Category: Parenting / Families


Cultural Context and Authoritarian Parenting in Mexican-origin Mothers

Friday, November 17
3:30 PM - 4:30 PM
Location: Sapphire Ballroom O & P, Level 4, Sapphire Level

Keywords: Parenting | Hispanic Americans | Parent Training
Presentation Type: Symposium

Background. Latino parenting has been found to vary according to acculturation, or the degree to which a parent has adapted to mainstream cultural norms, behaviors and beliefs. Specifically, acculturated Latina mothers appear to be more authoritative, relying on firm but non-harsh discipline, compared with less acculturated mothers, who appear to be more authoritarian given their reliance on harsh discipline. This approach has been interpreted according to cultural norms; while mainstream U.S. American culture values a more childcentric approach to childrearing that emphasizes children's independence. Traditional Latino culture values a more hierarchical approach that emphasizes children's obedience. But parenting is shaped by a number of contextual variables, including child characteristics, parents’ psychological resources, and sources of stress and support. In Latino families, then, authoritarian parenting may be observed more among mothers who experience stressors (e.g., discrimination, acculturative stress) and depression related to their marginalized immigrant status. Yet these determinants of parenting remain largely unexplored in the empirical literature with Latino families, though they are normative experiences for both immigrant and later-generation Latinos. The present study examined links between cultural stressors and authoritarian parenting, mediated by maternal depression.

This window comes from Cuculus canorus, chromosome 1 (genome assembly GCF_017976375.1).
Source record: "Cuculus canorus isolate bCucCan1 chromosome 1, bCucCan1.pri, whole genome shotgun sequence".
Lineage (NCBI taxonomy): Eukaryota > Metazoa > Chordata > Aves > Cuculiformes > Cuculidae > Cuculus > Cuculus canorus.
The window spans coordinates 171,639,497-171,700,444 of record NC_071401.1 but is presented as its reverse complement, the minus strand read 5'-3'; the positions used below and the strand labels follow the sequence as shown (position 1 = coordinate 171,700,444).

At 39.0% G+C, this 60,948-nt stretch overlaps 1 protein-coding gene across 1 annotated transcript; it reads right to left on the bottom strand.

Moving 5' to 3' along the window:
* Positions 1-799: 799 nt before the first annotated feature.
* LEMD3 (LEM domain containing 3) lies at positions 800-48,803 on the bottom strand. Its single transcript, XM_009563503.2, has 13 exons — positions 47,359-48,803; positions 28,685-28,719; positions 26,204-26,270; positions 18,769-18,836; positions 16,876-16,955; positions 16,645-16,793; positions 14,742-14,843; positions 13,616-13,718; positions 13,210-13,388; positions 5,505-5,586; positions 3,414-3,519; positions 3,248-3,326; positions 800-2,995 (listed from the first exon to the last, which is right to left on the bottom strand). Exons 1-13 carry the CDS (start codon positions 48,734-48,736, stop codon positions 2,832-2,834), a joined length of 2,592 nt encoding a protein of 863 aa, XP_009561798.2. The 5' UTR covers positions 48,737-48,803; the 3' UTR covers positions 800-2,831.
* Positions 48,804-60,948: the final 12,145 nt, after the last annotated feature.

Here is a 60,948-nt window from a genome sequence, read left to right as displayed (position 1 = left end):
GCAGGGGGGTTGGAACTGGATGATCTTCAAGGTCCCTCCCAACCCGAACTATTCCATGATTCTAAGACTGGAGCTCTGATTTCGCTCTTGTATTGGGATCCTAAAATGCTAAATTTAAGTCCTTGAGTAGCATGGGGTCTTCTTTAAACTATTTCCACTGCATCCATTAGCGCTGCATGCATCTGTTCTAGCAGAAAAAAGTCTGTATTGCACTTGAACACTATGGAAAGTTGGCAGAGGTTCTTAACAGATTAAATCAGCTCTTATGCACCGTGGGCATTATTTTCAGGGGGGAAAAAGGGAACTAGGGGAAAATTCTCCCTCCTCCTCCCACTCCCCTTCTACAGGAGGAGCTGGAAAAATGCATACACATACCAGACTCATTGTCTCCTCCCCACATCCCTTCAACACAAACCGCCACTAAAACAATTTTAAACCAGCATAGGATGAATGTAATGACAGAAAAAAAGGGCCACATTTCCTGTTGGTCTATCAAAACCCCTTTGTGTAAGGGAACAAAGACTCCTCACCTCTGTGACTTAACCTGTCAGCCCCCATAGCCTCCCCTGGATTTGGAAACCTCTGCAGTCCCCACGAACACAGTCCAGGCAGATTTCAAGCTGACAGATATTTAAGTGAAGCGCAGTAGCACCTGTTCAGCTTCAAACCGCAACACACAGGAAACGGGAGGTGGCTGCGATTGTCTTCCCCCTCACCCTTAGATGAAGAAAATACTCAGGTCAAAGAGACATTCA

Methods and Results. Data was drawn from a study of 175 Mexican-origin (63% foreign-born) mothers of 3 – 6 year old children. Mothers reported on their experiences of cultural values, discrimination, acculturative stress, depression, and parenting practices. Discrimination and acculturative stress were associated with depression, and depression was associated with more authoritarian parenting. Stronger adherence to Latino cultural values moderated all significant associations; the relation between cultural stressors and depression, and between depression and authoritarian parenting, was stronger among mothers high in cultural values.

Conclusions. Parenting programs that target authoritarian practices with Latina mothers should take into account cultural context, including values that drive the selection of harsh discipline, and experiences of acculturative stress and discrimination that may lead to increased reliance on harsh discipline. In addition, given the association between cultural stressors and depression, maternal mental health may be warranted as an initial focus of intervention.

Esther Calzada

Associate Professor
University of Texas at Austin


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Cultural Context and Authoritarian Parenting in Mexican-origin Mothers

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